WASHINGTON — Earlier this year, 56 Catholic colleges and universities signed onto an amicus brief to the US Supreme Court, arguing for the continuation of affirmative action in higher education. This week, the justices began proceedings that could change the landscape of the issue.
Part of a highly contentious start to the high court’s new session, oral arguments began on Monday for two separate cases, both filed by Students for Fair Admissions and seeking an end to considerations of race in college admissions.
The first, concerning Harvard College, involves Asian students alleging harm by the systems’ preference for lower-performing students, while another involving the University of North Carolina says the use of socioeconomic data in admissions violates the Civil Rights Act of 1964.
Georgetown University led efforts to file the opposing brief, which argues that “racial diversity in student admissions improves educational outcomes and fosters the spiritual development of [the schools’] students consistent with their Catholic values.”
“Such a compelling interest is not merely abstract or judicially implied, but is rather deeply rooted in constitutional principles.”
The list of institutions in the brief spans the spectrum of Catholic higher education, including three of the top 50 schools in the country in Georgetown, the University of Notre Dame, and Boston College. The US bishops’ own Catholic University of America signed on as well.
Also included are some of the most diverse Catholic colleges and universities nationwide, and some of the Blackest as well—in Albertus Magnus College (located less than a mile from Yale University), Christian Brothers University, Fontbonne University, Loyola University New Orleans, Trinity Washington University, and Trocaire College.
The final college listed is Xavier University of Louisiana, the only Catholic school counted among the nation’s historically Black colleges and universities, which have long occupied their own corner of the affirmative action controversy.
Critics of affirmative action, including the Supreme Court’s conservative justices, say that it privileges students in a way that is unconstitutional—a criticism that dates back to the program’s earliest days. The program was originally a product of the Reconstruction Era, when a number of short-lived reparational policies emerged in the wake of the Civil War and Black emancipation.
Affirmative action expanded into higher education in the 1970s, after which a series of court cases gradually led to its demise in a number of states—and to a shift in focus from reparative quotas to increasing overall diversity at otherwise exclusive institutions.
Vincent Rougeau, one of the few Black presidents at a school in the Catholic amicus brief, heads the College of the Holy Cross in Worcester, Massachusetts and wrote a letter to the campus community this week concerning the case.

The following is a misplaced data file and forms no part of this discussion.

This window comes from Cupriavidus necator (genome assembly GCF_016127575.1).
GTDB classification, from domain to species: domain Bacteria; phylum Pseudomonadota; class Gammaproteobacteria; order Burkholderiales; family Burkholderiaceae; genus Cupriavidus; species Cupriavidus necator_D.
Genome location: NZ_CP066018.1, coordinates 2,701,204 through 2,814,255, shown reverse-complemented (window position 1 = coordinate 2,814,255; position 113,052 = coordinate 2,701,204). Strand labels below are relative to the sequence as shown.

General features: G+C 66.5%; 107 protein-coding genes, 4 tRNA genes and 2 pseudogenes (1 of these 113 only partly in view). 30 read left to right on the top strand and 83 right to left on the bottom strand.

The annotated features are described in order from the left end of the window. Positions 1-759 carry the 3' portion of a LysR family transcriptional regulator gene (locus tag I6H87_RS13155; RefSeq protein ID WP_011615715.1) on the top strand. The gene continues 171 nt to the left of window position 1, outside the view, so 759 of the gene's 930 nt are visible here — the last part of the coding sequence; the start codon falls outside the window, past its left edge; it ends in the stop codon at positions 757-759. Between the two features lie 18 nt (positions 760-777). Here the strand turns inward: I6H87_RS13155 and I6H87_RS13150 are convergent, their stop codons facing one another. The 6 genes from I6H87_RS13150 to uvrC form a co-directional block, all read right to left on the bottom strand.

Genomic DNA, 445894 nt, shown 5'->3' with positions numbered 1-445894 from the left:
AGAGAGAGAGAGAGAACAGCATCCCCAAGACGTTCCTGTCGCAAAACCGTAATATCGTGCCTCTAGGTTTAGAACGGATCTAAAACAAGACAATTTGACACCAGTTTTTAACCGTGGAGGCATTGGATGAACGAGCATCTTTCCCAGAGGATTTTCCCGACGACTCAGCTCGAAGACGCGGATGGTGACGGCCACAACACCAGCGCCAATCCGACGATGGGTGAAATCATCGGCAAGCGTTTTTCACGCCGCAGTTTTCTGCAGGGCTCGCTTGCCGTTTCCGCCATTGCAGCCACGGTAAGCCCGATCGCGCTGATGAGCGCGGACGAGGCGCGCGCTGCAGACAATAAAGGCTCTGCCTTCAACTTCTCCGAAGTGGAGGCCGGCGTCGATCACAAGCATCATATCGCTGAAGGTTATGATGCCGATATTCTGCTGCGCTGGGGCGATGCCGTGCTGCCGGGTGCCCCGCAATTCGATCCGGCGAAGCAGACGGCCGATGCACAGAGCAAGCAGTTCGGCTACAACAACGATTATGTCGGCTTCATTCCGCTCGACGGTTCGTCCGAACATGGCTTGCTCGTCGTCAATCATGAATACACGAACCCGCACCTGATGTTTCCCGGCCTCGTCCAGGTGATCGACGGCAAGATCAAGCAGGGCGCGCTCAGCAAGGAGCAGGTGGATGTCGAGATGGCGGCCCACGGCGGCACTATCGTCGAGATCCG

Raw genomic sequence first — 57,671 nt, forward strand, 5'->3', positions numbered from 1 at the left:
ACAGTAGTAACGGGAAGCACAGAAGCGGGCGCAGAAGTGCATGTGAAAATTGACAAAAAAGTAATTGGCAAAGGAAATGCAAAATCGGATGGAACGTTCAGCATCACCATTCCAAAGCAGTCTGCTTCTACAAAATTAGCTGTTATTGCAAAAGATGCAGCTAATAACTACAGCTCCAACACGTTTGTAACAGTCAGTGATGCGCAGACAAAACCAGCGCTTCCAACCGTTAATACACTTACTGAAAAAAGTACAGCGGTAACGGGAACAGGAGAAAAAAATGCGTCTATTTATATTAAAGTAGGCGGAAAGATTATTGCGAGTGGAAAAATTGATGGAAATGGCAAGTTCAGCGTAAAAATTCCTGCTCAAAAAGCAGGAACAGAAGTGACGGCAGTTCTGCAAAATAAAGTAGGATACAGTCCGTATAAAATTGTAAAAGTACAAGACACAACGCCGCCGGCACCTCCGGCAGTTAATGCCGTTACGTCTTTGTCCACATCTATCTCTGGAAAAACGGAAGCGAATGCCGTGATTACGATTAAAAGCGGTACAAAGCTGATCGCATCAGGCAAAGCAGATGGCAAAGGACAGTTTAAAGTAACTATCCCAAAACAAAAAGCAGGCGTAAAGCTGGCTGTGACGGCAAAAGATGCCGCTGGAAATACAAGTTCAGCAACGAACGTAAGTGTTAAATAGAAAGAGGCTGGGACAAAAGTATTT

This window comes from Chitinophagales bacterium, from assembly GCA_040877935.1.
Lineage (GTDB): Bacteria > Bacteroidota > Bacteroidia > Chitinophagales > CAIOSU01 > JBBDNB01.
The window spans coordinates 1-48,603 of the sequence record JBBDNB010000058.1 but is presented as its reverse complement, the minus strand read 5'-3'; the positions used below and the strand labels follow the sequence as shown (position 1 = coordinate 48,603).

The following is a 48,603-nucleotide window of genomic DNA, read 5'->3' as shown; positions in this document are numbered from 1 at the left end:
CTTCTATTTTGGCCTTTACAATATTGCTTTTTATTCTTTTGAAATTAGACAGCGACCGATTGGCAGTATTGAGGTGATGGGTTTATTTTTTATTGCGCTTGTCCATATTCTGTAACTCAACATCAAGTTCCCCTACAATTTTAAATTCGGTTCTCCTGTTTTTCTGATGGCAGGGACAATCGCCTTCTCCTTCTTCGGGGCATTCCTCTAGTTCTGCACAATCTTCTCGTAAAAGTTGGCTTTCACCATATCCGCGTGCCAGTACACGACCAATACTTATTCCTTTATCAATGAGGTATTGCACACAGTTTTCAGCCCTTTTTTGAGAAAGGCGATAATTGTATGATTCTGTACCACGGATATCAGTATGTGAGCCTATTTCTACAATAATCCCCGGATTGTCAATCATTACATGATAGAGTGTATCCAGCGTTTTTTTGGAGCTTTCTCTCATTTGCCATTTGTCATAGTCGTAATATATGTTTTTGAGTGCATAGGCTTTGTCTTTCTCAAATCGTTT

“The ability of higher education institutions to consider race as one factor in a holistic admissions process has been a critical component of our efforts to build a diverse student body and learning environment,” he said.
“In states where such bans have been enacted, racial diversity has fallen at public institutions. The consequences of a change in this 40-year-old legal precedent could be significant for all students—for underrepresented racial/ethnic minority students most acutely—and for our broader work in higher education to deliver on the promise we make to serve the public good.”
While it is true that studies have shown a decrease in diversity at many schools no longer bound to affirmative action, others say the program has long outlived one of its original purposes: empowering disadvantaged African Americans.
More moderate critics have pointed out that, over the years, the system has come to privilege immigrant Blacks and their children over African-American descendants of slavery, leading to disproportionate numbers at many of the nation's more prestigious schools—including Georgetown, Notre Dame, and even HBCUs like Howard University.
Rather than call for complete eradication, these critics have advocated for a revamped program that more specifically targets disadvantaged groups for college placement. It is unclear, however, whether conservative legislators opposed to affirmative action would support such a move.
On Monday, Associate Justice Clarence Thomas—the Supreme Court’s resident Black Catholic—honed in on hypocrisy, claiming that he (and, presumably, higher education administrators) can’t adequately define diversity, implying that it likewise cannot be protected by the Constitution.
“It seems to mean everything for everyone,” he said during arguments for the UNC case, alongside repeated questions about how diversity can directly lead to educational benefits, and whether affirmative action is still effective for its original purpose at the school.
“Do you think that 1.2 percent marginal difference is enough of a compelling interest to continue a race-based program?”
A scant few miles from the Supreme Court proceedings, Patricia McGuire—president of Trinity Washington, a majority-Black school—said this week that, for Catholic institutions, championing minority enrollment must remain a priority.
“Catholic higher ed must do much more to promote models of access, equity and justice on our own campuses,” she wrote on Twitter.
“We should be advocates and activists for students of color who are still marginalized in too many places.”
Final decisions in the twin affirmative action cases before the Supreme Court will be formulated over the next several months, and could be issued as early as early next year. They are not expected, however, until late June.
Nate Tinner-Williams is co-founder and editor of Black Catholic Messenger, a seminarian with the Josephites, and a ThM student with the Institute for Black Catholic Studies at Xavier University of Louisiana (XULA).